Evan Jager Places Sixth in Olympic Steeplechase; Community Shows Support for Algonquin Native
A crowd of over 300 Evan Jager fans crowded the Buffalo Wild Wings in Algonquin Sunday afternoon to cheer on the Algonquin native during the men's 3,000-meter steeplechase at the Olympics.
While Algonquin's Evan Jager will return from London without a medal, those closest to him foresee more trips to the Olympics in his future.
Jager, a 2007 graduate of Jacobs High School, competed Sunday in the men's 3,000-meter steeplechase finals at the Olympics in London, finishing in sixth place with a time of 8:23.87.
Ezekiel Kemboi of Kenya walked away with the gold finishing first with a time of 8:18.56. Mahiedine Mekhissi-Benabbad of France finished second with a time of 8:19.08 and Abel Kiprop Mutai of Kenya will take home the bronze with a time of 8:19.73.
Sunday's race marked only the seventh time Jager has ever competed in the men's steeplechase.
"Considering this is only his seventh time running the steeplechase, you really can't complain too much," said Kevin Christian, Jager's former track and cross-country at Jacobs High School. "He is sixth in the World."
Christian was among 300 area residents, including former track and cross-country coaches, teammates and classmates from Jacobs High School as well as friends of the Jager family, who packed the Buffalo Wild Wings in Algonquin Sunday to show their support and watch a live-streamed broadcast of Jager's race.
Vicki Frantz, marketing director for Buffalo Wild Wings, said the restaurant was at capacity Sunday with some watching Jager compete through windows from the patio area and others even watching on small TVs in the bathroom.
"The point was to get a crowd together to support Evan," Frantz said. The restaurant broadcast an live online broadcast of the event over several of its TVs.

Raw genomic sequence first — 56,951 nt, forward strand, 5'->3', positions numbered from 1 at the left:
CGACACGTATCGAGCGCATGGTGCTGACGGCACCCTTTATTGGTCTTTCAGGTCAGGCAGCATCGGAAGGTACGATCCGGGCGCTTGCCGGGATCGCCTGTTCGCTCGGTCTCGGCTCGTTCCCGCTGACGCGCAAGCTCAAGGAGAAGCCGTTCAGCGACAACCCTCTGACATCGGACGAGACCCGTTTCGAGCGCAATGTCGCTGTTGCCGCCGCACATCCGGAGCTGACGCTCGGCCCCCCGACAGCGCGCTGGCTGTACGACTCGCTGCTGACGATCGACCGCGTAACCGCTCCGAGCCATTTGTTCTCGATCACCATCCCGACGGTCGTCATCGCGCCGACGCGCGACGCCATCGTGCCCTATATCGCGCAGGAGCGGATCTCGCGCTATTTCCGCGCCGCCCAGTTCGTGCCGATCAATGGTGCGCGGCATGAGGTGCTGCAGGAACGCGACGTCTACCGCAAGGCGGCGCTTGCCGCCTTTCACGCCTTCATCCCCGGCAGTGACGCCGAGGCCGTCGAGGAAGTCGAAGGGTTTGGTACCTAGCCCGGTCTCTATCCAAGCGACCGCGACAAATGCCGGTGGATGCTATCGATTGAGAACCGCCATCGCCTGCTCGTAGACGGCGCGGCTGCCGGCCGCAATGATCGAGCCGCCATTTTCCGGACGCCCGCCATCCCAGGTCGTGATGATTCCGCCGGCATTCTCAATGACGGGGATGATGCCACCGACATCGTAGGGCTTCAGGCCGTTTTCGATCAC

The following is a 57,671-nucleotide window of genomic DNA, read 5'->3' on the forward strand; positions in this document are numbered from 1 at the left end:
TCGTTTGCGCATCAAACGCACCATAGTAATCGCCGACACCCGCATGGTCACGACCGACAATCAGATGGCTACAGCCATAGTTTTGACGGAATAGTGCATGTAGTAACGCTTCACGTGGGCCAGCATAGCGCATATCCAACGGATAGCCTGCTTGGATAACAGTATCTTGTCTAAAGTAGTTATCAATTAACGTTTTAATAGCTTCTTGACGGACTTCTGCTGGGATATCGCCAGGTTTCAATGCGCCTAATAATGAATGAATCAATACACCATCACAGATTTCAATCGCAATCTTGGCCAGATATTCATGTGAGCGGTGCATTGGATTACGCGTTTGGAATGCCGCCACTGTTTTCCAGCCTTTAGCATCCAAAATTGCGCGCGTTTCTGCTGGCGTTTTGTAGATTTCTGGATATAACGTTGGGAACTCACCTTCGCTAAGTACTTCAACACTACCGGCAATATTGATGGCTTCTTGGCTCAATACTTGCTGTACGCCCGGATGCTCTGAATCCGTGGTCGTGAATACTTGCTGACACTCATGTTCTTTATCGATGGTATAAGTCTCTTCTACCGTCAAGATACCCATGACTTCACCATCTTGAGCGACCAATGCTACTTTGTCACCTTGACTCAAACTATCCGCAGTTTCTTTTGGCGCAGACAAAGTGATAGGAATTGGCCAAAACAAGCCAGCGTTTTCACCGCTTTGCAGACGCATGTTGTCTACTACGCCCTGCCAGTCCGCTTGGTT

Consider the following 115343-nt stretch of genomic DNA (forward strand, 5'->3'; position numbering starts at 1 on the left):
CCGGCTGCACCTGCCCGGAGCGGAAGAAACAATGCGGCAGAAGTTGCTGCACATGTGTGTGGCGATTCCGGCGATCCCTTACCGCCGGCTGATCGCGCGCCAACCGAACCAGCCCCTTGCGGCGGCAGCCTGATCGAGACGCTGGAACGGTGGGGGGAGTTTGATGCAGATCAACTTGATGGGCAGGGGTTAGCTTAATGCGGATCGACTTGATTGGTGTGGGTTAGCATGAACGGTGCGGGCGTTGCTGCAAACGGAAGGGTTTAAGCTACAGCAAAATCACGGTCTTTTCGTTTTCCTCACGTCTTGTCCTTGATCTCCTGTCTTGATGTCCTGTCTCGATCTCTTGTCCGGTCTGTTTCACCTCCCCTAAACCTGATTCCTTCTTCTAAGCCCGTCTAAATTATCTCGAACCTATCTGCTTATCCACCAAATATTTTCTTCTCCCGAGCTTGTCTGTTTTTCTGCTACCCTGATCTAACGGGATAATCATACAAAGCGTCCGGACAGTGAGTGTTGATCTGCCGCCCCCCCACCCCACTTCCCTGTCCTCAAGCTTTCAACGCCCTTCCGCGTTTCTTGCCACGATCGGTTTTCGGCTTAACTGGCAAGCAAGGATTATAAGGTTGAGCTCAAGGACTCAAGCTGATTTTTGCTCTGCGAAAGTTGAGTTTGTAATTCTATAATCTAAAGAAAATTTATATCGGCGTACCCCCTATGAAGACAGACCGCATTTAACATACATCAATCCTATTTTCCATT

The crowd cheered loudly when the first close-up of Jager flashed across the T.V. screen just prior to the start. As the race got underway, the 6-foot, 2-inch, 146-pound Jager was hard to miss as the only runner with shoulder-length blonde hair.
Jager's dad (Joel), mother (Cathy) and sister (Mallory) were in the stands cheering for Jager Friday, according to the Northwest Herald.
Former Coaches Have High Hopes for Jager
Christian said he urged Jager to give the steeplechase a try following high school. A strong distance runner, Jager could also clear 5-feet, 10 inches in the high jump in high school and was overall, a strong athlete.
"All of these factors just made me think he would be a good candidate for the steeplechase," Christian said.
It took several years before Jager, a distance runner who qualified for the World's team in the 5,000-meter run in 2009, gave the steeplechase a shot.
He ran his first steeplechase race earlier this year, qualified for the Olympics during his fourth shot at the steeplechase at the end of June and broke the North American record in Monaco weeks ago with a time of 8 minutes 6.81 seconds.
On Friday, Jager qualified for the finals in the steeplechase with a time of 8 minutes 16.61 seconds—the second-fastest preliminary time.
The "Kenya-dominated event" is a tough one to break into, said Christian of the steeplechase.
Kenyans have earned gold in the event at the Olympics since 1984, according to Reuters. This year's gold-winner Ezekiel Kemboi of Kenya announced he would be retiring from the event to pursue running marathons in the future, according to the Reuters article.
Nonetheless, many of those who made it out to watch the steeplechase Sunday at Buffalo Wild Wings have high hopes for Jager.
"He's a good kid and he really works hard at it. He's got great coaches and he's still young enough...he's only going to get better," said Jason Borhart, a distance coach at Jacobs who coached Jager when he was in high school.
Borhart said this is not Jager's last chance for Olympic gold.
"He'll be back," Borhart said.